Sparkies are known for their clear ideas and Gary McKenna was created with absolute doozy.
The Irish-born electrician invites Far North Queensland home and enjoys scuba diving on the Great Barrier Reef. But when the then six-year-old boy, Khai, shuddered, in 2016, he had an assassination against the bleached coral, he thought.
If Gary grows from commercially purchased cuttings in his own aquarium, why not do the same thing in the ocean to help the world's largest living creature, the Great Coral Reef?
They still remember the three words that came to an idea that became a global support organization.
"Father is dead," Khai said as the two men floated above the colorless coral.
"I have an aquarium and I bought for $ 100 for coral for a while until I discovered that I could cut it with scissors and increase my own. I did one day and listened to news about whitening TVs and was wondering if it was the same things can be done on the Reef to help.
"I did some research and discovered that the coral visit was overseas to help rebuild the reefs, so I started approaching people to do the same." They laugh at me and asked if I have a board. "
The idea of cultivating and transplanting coral was first developed in Florida to offset the effects of coral bleaching, disease, hurricanes and cold acne. Coral colonies were separated from each other and were too far apart to grow efficiently.
It is also in Hawaii where corals are growing very slowly and in Cuba's national waters.
Gary's first call was a social enterprise program in Cairns. He had to know how his idea could be transformed into a tangible solution for the troubled Reef.
There he met with former head of Advance Cairns, an architect and Stewart Christie project manager.
Following the leader of the region's top economic development organization, Stewart understood how valuable the great coral reef for the community and the economy was. It supports the direct employment of more than 64,000 people.
Together, they took up with Rob Giason for more than 40 years of experience in tourism and Adam Smith marine scientists.
In the summer of 2016-2017, after the second wave of the Great Barrier Reef, the non-profit Reef Restoration Foundation was formed, Stewart at his government, and Gary directed the nursery operations.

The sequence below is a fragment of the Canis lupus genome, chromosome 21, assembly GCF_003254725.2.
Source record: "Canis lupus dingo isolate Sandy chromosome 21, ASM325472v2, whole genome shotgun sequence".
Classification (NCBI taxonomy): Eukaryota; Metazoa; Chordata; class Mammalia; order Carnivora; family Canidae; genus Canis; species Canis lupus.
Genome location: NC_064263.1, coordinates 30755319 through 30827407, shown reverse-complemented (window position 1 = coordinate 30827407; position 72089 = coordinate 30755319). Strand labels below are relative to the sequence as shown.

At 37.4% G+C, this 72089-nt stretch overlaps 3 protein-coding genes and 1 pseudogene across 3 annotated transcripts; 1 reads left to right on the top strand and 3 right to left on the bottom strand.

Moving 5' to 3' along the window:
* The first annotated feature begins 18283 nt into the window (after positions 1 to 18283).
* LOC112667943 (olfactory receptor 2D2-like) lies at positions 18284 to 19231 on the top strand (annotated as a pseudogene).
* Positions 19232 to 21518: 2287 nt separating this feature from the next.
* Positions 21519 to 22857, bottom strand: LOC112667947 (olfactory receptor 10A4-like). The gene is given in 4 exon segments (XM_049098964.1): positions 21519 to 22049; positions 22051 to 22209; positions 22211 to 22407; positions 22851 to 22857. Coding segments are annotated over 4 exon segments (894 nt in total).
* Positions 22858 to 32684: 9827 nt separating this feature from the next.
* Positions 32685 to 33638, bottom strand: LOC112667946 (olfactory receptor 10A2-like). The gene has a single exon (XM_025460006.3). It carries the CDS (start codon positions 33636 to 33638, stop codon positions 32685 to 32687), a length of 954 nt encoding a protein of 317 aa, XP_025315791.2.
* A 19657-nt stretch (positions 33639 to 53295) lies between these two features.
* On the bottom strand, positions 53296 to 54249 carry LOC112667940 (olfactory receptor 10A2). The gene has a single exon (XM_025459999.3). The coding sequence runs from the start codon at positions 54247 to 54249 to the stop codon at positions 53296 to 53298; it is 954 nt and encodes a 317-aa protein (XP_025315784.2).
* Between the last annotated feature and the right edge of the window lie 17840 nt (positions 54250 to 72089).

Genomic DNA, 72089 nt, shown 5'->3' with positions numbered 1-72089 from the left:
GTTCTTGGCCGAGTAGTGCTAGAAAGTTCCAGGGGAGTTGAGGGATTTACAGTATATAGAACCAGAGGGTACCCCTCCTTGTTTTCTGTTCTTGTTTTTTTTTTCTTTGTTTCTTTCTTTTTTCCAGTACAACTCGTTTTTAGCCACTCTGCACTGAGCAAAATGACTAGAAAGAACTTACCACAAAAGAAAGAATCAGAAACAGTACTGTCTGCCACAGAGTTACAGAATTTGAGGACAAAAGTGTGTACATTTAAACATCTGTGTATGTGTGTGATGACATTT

The Floridian coral restoration expert, Ken Nedimyer, sought to help refine the concept, but Mother Nature was not prepared.
The reef suffered another blow when the heavy tropical cyclone Debbie hit March 2017 in Pentecost.
Twelve months ago, the foundation broke out on a new basis when it received the first Australian license for harvesting, growing and plant coral, which is part of the world heritage.
"After we got the license, we collected 24 corals that survived the whitening and were converted to 246 corals and placed on six coral trees on Fitzroy Island. Frames accelerate coral growth and control, purify, and measure regularly," says Gary.
"Six months later, we harvested another 16 corals, these corals of 40 corals formed 700 corals and four or five times their original size after some 10 months.
"If we drop out of kindergarten tomorrow and we're going to take 700 corals to a small Fitzroy island, then there would be a big difference and we could build up our own dive with 700 corals.
"We started with four different types of coral and we hope that we will involve others in the coming years."
The first full cycle of collection, cultivation and planting ended in August when 100 new coral colonies were linked to the damaged reefs on Fitzroy Island with underwater glue while the 40 mother farms were kept on coral trees to repeat the process.
Now she and Khai urge the population to be behind the Reef Restoration Foundation's Coral Crusaders campaign to speed up the project, expand nurseries and strengthen Reef. Crusaders can accept a $ 50 limit, set up $ 500 for a branch, or $ 10,000 for "tree."
Learn more at www.reefrestorationfoundation.org or follow Reef Restoration Foundation on Facebook.